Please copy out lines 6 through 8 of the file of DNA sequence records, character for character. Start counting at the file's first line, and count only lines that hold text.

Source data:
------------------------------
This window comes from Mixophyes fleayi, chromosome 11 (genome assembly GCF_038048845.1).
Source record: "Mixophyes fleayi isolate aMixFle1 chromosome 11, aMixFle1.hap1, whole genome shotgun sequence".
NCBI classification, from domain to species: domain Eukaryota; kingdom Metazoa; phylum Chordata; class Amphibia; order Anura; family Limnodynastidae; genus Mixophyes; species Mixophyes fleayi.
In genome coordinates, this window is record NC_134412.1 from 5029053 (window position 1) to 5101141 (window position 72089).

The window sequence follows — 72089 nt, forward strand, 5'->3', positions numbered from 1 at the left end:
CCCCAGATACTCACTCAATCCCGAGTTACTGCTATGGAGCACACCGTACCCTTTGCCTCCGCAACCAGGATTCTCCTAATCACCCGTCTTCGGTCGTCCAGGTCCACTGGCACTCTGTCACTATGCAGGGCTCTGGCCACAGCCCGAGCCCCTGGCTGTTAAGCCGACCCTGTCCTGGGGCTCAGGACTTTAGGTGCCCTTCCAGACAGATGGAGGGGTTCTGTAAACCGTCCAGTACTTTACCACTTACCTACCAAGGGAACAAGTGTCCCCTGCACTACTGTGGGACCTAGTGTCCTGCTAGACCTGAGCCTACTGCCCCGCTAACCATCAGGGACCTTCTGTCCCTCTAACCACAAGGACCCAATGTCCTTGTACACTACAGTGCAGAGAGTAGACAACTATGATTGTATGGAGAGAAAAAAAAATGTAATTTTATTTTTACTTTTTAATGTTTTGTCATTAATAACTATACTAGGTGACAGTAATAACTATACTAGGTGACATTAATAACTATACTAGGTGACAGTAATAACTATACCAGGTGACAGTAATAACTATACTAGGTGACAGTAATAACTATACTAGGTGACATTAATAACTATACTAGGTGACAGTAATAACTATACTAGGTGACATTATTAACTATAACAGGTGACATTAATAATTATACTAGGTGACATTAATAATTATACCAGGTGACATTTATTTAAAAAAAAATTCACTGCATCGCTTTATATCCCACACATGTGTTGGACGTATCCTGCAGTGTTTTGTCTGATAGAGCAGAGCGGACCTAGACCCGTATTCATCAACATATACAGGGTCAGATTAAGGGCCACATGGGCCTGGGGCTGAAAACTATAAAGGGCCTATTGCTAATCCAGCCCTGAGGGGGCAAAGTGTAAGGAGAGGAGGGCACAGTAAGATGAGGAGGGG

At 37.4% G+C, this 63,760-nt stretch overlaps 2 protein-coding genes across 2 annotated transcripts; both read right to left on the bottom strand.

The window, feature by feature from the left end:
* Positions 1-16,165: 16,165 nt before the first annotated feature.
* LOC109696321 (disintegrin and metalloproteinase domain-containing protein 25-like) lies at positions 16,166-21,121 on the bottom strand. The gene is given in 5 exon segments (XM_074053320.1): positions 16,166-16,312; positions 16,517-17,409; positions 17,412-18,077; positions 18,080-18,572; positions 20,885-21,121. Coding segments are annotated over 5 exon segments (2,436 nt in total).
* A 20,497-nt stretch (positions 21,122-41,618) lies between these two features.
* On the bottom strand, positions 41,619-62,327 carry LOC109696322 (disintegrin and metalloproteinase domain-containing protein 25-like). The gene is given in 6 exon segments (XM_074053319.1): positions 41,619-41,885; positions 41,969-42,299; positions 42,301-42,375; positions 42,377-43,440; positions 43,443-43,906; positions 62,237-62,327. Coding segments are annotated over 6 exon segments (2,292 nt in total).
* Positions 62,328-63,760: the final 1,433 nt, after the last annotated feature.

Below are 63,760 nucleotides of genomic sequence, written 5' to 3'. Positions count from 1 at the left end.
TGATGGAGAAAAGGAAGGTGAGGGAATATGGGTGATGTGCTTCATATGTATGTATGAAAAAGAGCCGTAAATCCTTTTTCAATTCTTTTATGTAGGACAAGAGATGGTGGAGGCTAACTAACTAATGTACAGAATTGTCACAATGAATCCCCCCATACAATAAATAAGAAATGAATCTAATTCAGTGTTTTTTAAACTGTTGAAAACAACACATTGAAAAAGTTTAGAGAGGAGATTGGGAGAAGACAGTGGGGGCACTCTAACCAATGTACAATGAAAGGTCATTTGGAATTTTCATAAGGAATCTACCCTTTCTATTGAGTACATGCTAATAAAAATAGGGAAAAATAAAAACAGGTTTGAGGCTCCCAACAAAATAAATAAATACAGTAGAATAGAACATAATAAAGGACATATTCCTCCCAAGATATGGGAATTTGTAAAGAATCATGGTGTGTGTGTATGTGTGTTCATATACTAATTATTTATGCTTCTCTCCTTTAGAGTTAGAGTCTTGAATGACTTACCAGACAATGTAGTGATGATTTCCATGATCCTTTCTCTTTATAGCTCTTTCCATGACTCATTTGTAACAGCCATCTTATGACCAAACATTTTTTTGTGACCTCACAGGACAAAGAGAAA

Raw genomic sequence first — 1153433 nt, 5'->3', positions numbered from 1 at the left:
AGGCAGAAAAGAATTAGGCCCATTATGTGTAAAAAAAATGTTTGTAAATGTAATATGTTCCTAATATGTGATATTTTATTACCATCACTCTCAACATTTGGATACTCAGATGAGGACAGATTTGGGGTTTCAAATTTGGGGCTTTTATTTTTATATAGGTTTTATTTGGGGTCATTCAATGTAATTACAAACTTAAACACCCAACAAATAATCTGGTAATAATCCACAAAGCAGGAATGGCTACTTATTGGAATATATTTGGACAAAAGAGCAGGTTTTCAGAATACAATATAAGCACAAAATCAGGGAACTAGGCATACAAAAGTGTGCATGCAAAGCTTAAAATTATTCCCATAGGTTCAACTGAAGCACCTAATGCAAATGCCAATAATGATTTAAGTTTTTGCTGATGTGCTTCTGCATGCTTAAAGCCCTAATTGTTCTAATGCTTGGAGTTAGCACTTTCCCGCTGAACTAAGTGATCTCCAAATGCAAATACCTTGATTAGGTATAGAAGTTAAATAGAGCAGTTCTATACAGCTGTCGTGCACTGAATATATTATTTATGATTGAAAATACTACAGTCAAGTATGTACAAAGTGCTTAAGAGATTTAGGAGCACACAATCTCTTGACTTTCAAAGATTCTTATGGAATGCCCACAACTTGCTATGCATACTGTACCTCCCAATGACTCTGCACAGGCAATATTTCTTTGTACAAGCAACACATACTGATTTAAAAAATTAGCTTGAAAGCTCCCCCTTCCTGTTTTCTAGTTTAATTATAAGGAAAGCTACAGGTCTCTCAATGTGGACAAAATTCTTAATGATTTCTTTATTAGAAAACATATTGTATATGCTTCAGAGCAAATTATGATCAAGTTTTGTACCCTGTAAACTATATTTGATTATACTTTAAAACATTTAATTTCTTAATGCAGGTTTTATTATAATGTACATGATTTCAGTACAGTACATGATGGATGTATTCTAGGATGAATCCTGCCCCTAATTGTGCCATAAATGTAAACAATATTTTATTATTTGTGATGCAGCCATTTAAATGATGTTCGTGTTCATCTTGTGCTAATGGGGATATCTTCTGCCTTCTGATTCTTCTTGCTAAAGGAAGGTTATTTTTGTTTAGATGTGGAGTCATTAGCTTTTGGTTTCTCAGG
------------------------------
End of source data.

CCCCAGATACTCACTCAATCCCGAGTTACTGCTATGGAGCACACCGTACCCTTTGCCTCCGCAACCAGGATTCTCCTAATCACCCGTCTTCGGTCGTCCAGGTCCACTGGCACTCTGTCACTATGCAGGGCTCTGGCCACAGCCCGAGCCCCTGGCTGTTAAGCCGACCCTGTCCTGGGGCTCAGGACTTTAGGTGCCCTTCCAGACAGATGGAGGGGTTCTGTAAACCGTCCAGTACTTTACCACTTACCTACCAAGGGAACAAGTGTCCCCTGCACTACTGTGGGACCTAGTGTCCTGCTAGACCTGAGCCTACTGCCCCGCTAACCATCAGGGACCTTCTGTCCCTCTAACCACAAGGACCCAATGTCCTTGTACACTACAGTGCAGAGAGTAGACAACTATGATTGTATGGAGAGAAAAAAAAATGTAATTTTATTTTTACTTTTTAATGTTTTGTCATTAATAACTATACTAGGTGACAGTAATAACTATACTAGGTGACATTAATAACTATACTAGGTGACAGTAATAACTATACCAGGTGACAGTAATAACTATACTAGGTGACAGTAATAACTATACTAGGTGACATTAATAACTATACTAGGTGACAGTAATAACTATACTAGGTGACATTATTAACTATAACAGGTGACATTAATAATTATACTAGGTGACATTAATAATTATACCAGGTGACATTTATTTAAAAAAAAATTCACTGCATCGCTTTATATCCCACACATGTGTTGGACGTATCCTGCAGTGTTTTGTCTGATAGAGCAGAGCGGACCTAGACCCGTATTCATCAACATATACAGGGTCAGATTAAGGGCCACATGGGCCTGGGGCTGAAAACTATAAAGGGCCTATTGCTAATCCAGCCCTGAGGGGGCAAAGTGTAAGGAGAGGAGGGCACAGTAAGATGAGGAGGGG

At 37.4% G+C, this 63,760-nt stretch overlaps 2 protein-coding genes across 2 annotated transcripts; both read right to left on the bottom strand.

The window, feature by feature from the left end: